Friday, May 21, 2010


The Sacramento Bee published an interesting commentary yesterday. Written by Senior Editor Dan Morain, the opinion piece explores the enormous amount of personal cash being expended by the two wealthy Republicans running for governor of California.

Whitman, the former eBay chief executive, has spent roughly $70 million and finds herself on a downward spiral against Poizner, the wealthy entrepreneur whose spending is approaching $30 million. Most of their money has been used to mercilessly attack each other.

Whitman remains the favorite. But the latest poll by the nonpartisan Public Policy Institute of California shows Whitman's once massive lead over Insurance Commissioner Poizner has taken a dive in the GOP primary race for governor.

In two months, her lead, once 50 percentage points, has tumbled to nine points, 38 percent to 29 percent. Her support was, as they say, a mile wide and an inch deep. ...

Even among rich candidates, Whitman's campaign is extreme. Spending somewhere in the vicinity of $400,000 a day, she has walled herself off in an extreme way, precluding serious questions by voters or reporters, unlike Poizner.

Poizner is spending his personal wealth, too, but he engages, appearing at rallies and lingering to answer their questions.

$100 million, just for the primary.

Republican theorists are a little nervous about all this, fearing that the public, including registered Republicans, are turned off by the buying spree. One measure of that disgust is the fact that mail-in ballots, the mainstay of Republican campaigns, are way down, and the primary is less than two weeks away.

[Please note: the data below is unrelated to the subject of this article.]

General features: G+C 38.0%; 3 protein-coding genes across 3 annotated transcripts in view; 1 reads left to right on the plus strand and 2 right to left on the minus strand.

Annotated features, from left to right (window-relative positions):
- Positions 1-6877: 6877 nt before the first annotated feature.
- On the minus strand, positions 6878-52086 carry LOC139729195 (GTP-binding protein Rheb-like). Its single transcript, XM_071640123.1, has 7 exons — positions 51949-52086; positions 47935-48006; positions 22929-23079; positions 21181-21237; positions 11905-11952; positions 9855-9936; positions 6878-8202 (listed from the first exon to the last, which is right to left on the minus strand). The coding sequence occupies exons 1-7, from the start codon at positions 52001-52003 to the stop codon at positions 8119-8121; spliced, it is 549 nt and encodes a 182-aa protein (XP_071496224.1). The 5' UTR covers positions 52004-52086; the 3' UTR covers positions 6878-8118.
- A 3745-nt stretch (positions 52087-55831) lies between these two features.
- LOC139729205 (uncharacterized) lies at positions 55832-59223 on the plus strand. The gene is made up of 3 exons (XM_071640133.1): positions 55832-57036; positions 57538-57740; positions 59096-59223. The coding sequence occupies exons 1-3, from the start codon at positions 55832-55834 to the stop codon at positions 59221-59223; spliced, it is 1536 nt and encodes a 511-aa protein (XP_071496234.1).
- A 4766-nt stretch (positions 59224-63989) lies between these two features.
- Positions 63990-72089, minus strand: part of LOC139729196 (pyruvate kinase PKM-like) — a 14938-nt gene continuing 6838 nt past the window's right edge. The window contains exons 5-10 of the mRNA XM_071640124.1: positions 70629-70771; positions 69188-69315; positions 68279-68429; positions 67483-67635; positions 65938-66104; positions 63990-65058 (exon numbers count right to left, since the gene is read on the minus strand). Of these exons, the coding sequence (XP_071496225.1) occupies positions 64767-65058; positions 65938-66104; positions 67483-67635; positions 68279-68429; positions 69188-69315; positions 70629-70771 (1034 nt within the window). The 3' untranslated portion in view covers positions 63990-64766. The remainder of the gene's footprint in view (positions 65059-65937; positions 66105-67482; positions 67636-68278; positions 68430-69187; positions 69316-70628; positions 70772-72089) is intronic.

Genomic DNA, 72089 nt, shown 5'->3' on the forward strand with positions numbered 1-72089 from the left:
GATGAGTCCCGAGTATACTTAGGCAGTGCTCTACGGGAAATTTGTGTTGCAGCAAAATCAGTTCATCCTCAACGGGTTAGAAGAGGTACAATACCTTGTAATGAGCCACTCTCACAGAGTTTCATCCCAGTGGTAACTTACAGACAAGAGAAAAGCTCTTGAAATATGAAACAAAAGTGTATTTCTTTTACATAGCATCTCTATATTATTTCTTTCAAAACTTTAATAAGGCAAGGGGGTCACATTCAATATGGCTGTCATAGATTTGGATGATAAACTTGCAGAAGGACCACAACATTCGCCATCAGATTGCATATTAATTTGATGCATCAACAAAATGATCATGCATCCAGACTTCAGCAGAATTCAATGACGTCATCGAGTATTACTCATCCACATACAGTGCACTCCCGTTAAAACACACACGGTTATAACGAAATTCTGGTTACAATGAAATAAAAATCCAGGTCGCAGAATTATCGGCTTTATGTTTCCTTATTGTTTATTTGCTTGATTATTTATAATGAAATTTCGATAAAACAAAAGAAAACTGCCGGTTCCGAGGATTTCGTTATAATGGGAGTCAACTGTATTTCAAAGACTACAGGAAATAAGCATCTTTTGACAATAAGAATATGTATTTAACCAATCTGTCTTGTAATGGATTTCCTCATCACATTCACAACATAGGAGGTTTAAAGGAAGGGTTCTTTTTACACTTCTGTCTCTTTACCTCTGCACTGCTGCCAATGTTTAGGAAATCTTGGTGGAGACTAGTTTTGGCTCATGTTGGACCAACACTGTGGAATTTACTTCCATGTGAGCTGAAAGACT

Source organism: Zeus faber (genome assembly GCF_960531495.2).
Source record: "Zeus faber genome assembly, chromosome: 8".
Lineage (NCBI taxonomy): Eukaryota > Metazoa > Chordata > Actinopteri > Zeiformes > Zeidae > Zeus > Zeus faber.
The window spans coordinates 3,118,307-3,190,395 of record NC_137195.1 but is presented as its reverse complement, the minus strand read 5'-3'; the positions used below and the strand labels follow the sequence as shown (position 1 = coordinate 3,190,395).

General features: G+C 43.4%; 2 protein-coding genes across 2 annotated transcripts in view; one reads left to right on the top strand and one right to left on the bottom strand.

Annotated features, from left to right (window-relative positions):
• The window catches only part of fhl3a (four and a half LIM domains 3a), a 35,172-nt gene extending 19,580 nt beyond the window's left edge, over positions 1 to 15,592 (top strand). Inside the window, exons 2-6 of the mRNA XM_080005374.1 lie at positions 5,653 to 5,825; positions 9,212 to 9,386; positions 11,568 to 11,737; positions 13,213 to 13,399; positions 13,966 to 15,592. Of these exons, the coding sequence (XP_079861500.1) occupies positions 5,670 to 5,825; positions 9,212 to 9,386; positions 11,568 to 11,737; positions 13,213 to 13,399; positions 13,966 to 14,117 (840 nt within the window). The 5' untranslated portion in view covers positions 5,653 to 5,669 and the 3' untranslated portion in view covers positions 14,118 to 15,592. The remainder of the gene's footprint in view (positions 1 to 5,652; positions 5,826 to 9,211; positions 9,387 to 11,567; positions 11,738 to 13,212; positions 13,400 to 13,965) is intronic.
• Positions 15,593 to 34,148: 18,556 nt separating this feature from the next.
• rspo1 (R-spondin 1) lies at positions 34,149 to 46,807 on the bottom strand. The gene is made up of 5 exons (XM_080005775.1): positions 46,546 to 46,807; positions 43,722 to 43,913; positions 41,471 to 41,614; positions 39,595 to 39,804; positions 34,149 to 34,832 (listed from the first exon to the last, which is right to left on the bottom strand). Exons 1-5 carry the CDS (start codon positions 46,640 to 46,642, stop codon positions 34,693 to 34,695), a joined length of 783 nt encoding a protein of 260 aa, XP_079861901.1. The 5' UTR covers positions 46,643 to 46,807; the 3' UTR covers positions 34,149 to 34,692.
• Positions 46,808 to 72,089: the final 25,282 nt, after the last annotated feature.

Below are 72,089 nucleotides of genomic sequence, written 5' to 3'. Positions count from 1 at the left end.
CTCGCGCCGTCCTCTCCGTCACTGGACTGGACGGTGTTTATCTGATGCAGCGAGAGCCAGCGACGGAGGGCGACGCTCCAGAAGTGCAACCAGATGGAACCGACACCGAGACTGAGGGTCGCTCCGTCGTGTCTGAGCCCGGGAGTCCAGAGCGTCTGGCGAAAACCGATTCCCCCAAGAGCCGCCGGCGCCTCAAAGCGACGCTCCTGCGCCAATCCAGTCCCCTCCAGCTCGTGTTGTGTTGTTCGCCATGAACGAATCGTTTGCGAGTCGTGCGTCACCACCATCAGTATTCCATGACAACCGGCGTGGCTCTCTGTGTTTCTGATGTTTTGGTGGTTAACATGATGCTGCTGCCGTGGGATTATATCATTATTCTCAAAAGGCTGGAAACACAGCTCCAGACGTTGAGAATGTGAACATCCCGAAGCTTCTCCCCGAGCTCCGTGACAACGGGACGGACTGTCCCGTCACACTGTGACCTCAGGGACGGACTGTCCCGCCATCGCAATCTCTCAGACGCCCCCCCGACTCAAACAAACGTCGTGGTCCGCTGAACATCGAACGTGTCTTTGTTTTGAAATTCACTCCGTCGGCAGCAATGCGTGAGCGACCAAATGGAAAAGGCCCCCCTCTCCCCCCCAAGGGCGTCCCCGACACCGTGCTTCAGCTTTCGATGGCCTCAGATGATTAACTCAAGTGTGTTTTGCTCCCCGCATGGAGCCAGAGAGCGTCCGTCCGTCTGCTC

Meanwhile, Democratic candidate Jerry Brown is just sitting back, raising money, making a few appearances, continuing his work as the state's Attorney General. At one point, Meg Whitman had the lead over Mr. Brown statewide, but that lead didn't hold. He is now back in the picture, and latest polls shows him ahead of Whitman 42 percent to 37 percent, with 21 percent undecided.

What is interesting about all of this is that also on the ballot for the June election is a proposition backed by both the governor and the state legislature which would allow for a pilot test on public financing of elections (see the Los Angeles Times article on that here). The test program will only involve the Secretary of State position, and will be financed by increasing reporting fees for lobbyists (how's that for justice!). If the proposition passes, and it might, California might start moving away from boutique elections in which only the wealthiest of citizens can buy into the government.

What a welcome development that would be.

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